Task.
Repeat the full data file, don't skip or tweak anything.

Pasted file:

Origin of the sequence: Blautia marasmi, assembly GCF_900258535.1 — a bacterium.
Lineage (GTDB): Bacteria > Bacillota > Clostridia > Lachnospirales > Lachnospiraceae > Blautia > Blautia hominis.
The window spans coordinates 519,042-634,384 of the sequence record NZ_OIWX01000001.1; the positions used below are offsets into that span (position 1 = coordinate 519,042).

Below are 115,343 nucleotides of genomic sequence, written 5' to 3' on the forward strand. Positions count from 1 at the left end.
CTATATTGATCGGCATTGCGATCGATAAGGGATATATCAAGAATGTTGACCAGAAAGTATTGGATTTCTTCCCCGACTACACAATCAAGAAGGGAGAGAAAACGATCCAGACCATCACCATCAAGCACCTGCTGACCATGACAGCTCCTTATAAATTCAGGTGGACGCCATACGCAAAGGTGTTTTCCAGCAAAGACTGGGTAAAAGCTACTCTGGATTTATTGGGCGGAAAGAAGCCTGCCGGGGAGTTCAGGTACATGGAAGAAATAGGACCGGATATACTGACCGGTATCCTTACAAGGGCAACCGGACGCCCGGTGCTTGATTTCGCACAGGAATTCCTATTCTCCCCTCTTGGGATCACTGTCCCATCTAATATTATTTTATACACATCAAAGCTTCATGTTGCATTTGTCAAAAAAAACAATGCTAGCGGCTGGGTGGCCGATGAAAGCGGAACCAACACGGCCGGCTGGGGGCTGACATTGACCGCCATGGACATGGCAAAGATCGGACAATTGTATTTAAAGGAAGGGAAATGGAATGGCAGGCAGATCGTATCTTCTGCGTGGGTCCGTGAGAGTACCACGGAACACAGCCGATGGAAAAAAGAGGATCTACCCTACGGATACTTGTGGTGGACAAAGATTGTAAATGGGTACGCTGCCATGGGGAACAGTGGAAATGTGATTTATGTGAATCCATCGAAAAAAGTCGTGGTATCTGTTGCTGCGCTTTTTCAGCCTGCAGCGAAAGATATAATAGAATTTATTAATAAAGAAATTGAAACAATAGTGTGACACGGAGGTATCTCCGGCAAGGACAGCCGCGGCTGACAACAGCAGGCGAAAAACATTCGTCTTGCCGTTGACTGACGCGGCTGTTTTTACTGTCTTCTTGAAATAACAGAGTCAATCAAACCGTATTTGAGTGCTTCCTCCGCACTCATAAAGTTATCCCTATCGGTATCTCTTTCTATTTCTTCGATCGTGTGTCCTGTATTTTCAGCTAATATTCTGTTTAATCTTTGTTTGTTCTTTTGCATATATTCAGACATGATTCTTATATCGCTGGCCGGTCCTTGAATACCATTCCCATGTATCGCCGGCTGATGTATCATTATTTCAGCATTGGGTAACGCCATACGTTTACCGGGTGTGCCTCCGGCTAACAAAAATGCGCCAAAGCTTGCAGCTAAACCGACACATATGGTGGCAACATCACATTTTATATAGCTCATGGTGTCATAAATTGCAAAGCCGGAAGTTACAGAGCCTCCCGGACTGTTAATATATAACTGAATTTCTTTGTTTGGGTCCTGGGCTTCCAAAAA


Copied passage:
Origin of the sequence: Blautia marasmi, assembly GCF_900258535.1 — a bacterium.
Lineage (GTDB): Bacteria > Bacillota > Clostridia > Lachnospirales > Lachnospiraceae > Blautia > Blautia hominis.
The window spans coordinates 519,042-634,384 of the sequence record NZ_OIWX01000001.1; the positions used below are offsets into that span (position 1 = coordinate 519,042).

Below are 115,343 nucleotides of genomic sequence, written 5' to 3' on the forward strand. Positions count from 1 at the left end.
CTATATTGATCGGCATTGCGATCGATAAGGGATATATCAAGAATGTTGACCAGAAAGTATTGGATTTCTTCCCCGACTACACAATCAAGAAGGGAGAGAAAACGATCCAGACCATCACCATCAAGCACCTGCTGACCATGACAGCTCCTTATAAATTCAGGTGGACGCCATACGCAAAGGTGTTTTCCAGCAAAGACTGGGTAAAAGCTACTCTGGATTTATTGGGCGGAAAGAAGCCTGCCGGGGAGTTCAGGTACATGGAAGAAATAGGACCGGATATACTGACCGGTATCCTTACAAGGGCAACCGGACGCCCGGTGCTTGATTTCGCACAGGAATTCCTATTCTCCCCTCTTGGGATCACTGTCCCATCTAATATTATTTTATACACATCAAAGCTTCATGTTGCATTTGTCAAAAAAAACAATGCTAGCGGCTGGGTGGCCGATGAAAGCGGAACCAACACGGCCGGCTGGGGGCTGACATTGACCGCCATGGACATGGCAAAGATCGGACAATTGTATTTAAAGGAAGGGAAATGGAATGGCAGGCAGATCGTATCTTCTGCGTGGGTCCGTGAGAGTACCACGGAACACAGCCGATGGAAAAAAGAGGATCTACCCTACGGATACTTGTGGTGGACAAAGATTGTAAATGGGTACGCTGCCATGGGGAACAGTGGAAATGTGATTTATGTGAATCCATCGAAAAAAGTCGTGGTATCTGTTGCTGCGCTTTTTCAGCCTGCAGCGAAAGATATAATAGAATTTATTAATAAAGAAATTGAAACAATAGTGTGACACGGAGGTATCTCCGGCAAGGACAGCCGCGGCTGACAACAGCAGGCGAAAAACATTCGTCTTGCCGTTGACTGACGCGGCTGTTTTTACTGTCTTCTTGAAATAACAGAGTCAATCAAACCGTATTTGAGTGCTTCCTCCGCACTCATAAAGTTATCCCTATCGGTATCTCTTTCTATTTCTTCGATCGTGTGTCCTGTATTTTCAGCTAATATTCTGTTTAATCTTTGTTTGTTCTTTTGCATATATTCAGACATGATTCTTATATCGCTGGCCGGTCCTTGAATACCATTCCCATGTATCGCCGGCTGATGTATCATTATTTCAGCATTGGGTAACGCCATACGTTTACCGGGTGTGCCTCCGGCTAACAAAAATGCGCCAAAGCTTGCAGCTAAACCGACACATATGGTGGCAACATCACATTTTATATAGCTCATGGTGTCATAAATTGCAAAGCCGGAAGTTACAGAGCCTCCCGGACTGTTAATATATAACTGAATTTCTTTGTTTGGGTCCTGGGCTTCCAAAAA